After finishing second at All-Star, Blewett hopes that brighter days are ahead for him and his team.
“My hat's off to my guys. They've been struggled every week getting the car back together. With everything that has been happening. I'm just happy to finally get a finish. Maybe I'll get that monkey off my back.”
KEEPING THE SHOW GOING
Track owner Bobby MacArthur carries the nickname of Showstoppa from his days as a Super Late Model driver. On Saturday night though, it didn't fit him very well at all. MacArthur was seen running around all over the facility in his signature neon pink sweatshirt doing everything to keep the show going.
During the course of the night, MacArthur was out doing everything from lining up cars before heat races to coordinating victory lane photos. When a phantom oil slick appeared during the Super Late Model, he even personally went on the track during a caution period to stop cars and climb underneath each one to check for leaks.
NOT THE SAME RESULT FOR STEFANIK AND SEUSS
In the first 2008 race for the WaterSnoGo All-Star Modified Challenge, Mike Stefanik beat Andy Seuss to the finish line. The two raced hard in the closing laps and never touched.
This time, the results were a little bit different. Both drivers struggled early on and on lap 25, tangled in turn four.
Seuss, who had been battling clutch problems but handled well in the corners, got a run on Stefanik's #66 going into the third turn. Seuss' #70 tapped Stefanik's car while both drivers were hoping to occupy the same spot on the track. Stefanik then spun and his front end latched on to Seuss' car, which then hopped over the front of Stefanik's Modified. Both cars received minimal damage and could continue.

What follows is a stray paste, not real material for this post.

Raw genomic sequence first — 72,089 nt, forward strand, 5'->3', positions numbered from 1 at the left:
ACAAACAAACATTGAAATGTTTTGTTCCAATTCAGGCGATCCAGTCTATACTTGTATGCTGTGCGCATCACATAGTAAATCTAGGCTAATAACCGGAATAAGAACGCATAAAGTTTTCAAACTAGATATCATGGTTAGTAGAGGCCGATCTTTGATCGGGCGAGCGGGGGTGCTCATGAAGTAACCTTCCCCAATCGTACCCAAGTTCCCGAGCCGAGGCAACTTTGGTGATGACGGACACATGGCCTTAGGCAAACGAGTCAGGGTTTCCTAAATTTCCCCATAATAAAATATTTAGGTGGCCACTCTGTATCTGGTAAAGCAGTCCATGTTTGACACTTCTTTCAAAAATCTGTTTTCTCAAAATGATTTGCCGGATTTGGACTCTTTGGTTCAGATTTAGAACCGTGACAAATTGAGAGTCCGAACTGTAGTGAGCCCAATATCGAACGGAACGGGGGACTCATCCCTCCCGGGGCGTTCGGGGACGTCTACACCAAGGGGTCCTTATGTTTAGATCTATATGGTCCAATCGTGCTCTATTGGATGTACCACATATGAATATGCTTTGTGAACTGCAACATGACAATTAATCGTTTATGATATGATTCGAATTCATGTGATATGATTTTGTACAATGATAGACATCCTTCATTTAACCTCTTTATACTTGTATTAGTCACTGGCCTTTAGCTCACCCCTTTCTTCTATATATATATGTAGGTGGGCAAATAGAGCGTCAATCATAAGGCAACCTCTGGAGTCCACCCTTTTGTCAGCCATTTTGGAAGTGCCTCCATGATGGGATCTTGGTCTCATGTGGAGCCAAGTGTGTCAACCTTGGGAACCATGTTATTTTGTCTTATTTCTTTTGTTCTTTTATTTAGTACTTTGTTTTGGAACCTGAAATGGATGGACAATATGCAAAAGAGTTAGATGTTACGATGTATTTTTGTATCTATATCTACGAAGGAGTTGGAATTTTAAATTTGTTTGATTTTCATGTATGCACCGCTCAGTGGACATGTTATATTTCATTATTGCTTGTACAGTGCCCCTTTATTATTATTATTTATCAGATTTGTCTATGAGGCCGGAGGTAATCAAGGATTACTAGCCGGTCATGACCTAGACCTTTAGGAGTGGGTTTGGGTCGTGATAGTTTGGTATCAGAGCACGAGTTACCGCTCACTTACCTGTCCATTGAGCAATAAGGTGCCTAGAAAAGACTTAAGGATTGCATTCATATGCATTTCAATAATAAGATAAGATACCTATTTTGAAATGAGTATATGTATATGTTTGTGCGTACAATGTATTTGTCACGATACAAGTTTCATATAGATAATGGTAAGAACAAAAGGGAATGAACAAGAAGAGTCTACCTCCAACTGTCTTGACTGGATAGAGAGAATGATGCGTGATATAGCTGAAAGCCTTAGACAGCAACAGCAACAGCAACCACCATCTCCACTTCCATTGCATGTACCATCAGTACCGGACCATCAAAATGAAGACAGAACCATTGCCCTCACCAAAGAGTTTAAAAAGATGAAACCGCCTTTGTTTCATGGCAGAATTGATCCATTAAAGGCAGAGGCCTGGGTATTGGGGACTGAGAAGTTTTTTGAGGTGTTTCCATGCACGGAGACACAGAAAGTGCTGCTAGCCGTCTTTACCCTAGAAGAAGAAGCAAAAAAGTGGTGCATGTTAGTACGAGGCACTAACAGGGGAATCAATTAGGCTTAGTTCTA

“I don't know if I have to apologize to Mike Stefanik or not,” said Seuss. “I know that I stuck it in deep, but I didn't slide up the track and really thought that I gave him plenty of respect. I thought that he would give me some room. But ee got together and if it was my fault, I'm sorry for that.”
Seuss kept battling his clutch problems and finished 12th. 50 laps later, Stefanik would later find his way into the backstretch billboards after it appeared that something broke on his car while his was exiting turn two.
SUPER LATE MODELS ALSO ON THE CARD ALL-STAR
Also in action at All-Star Speedway were the weekly warriors of the Super Late Models division. A number of drivers with PASS North, PASS Outlaw or even NASCAR Busch North (now Camping World East) Series experience were in the field including Jimmy Rosenfield, Bobby Gahan, JR Baril, Jay Sands, Rich Eaton, Eric Hudson, Bobby Cabral and Jimmy Renfrew.
Eaton won the 35-lap feature with Sands, Hudson, Gahan and Ron Bolduc rounding out the top five.
CANTARA MAKES A NAME FOR HIMSELF
All Star Speedway weekly competitor Josh Cantara had a great night going with his #71me Modified. The track rookie was running in the top 10 of the talent-rich field and was poised to post a solid finish, but he dropped out of the race in the closing laps.
STEFANIK IS A RACE FAN TOO
Mike Stefanik is one of the greatest short track drivers that this country has ever seen, but he's also a race fan too.
Insead of hanging out in an air conditioned trailer as temperatures hovered in the 90's, the nine-time NASCAR Touring Series champion and his wife sat in the pit grandstands and watched the support division races the led up to the 100-lap Modified feature.
Mike Stefanik (#66) and Andy Seuss (#70) get together in turn four. (Jim Dupont Photo)
Jon McKennedy (#73) goes three wide during one of his many passes at All Star. (Jim Dupont Photo)